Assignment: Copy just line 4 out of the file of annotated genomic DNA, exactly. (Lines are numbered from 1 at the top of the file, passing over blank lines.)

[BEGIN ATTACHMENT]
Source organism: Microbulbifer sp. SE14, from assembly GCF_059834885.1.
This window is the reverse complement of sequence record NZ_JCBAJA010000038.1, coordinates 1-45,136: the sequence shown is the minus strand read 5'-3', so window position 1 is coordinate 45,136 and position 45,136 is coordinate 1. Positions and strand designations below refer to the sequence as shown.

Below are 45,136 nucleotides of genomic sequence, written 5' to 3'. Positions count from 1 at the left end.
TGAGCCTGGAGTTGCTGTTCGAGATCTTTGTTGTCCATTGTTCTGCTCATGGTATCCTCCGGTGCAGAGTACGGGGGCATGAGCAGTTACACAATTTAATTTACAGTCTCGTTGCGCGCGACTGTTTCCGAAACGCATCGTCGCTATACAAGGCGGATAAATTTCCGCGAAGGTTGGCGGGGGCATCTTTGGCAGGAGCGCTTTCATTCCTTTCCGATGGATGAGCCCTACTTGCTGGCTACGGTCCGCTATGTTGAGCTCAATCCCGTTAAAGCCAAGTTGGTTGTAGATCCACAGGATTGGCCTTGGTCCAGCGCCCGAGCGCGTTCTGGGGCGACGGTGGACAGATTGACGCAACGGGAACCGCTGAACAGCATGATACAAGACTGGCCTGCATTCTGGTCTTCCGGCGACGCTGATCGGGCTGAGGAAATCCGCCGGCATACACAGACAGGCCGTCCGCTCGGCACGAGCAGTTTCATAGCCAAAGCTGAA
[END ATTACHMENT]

TGAGCCTGGAGTTGCTGTTCGAGATCTTTGTTGTCCATTGTTCTGCTCATGGTATCCTCCGGTGCAGAGTACGGGGGCATGAGCAGTTACACAATTTAATTTACAGTCTCGTTGCGCGCGACTGTTTCCGAAACGCATCGTCGCTATACAAGGCGGATAAATTTCCGCGAAGGTTGGCGGGGGCATCTTTGGCAGGAGCGCTTTCATTCCTTTCCGATGGATGAGCCCTACTTGCTGGCTACGGTCCGCTATGTTGAGCTCAATCCCGTTAAAGCCAAGTTGGTTGTAGATCCACAGGATTGGCCTTGGTCCAGCGCCCGAGCGCGTTCTGGGGCGACGGTGGACAGATTGACGCAACGGGAACCGCTGAACAGCATGATACAAGACTGGCCTGCATTCTGGTCTTCCGGCGACGCTGATCGGGCTGAGGAAATCCGCCGGCATACACAGACAGGCCGTCCGCTCGGCACGAGCAGTTTCATAGCCAAAGCTGAA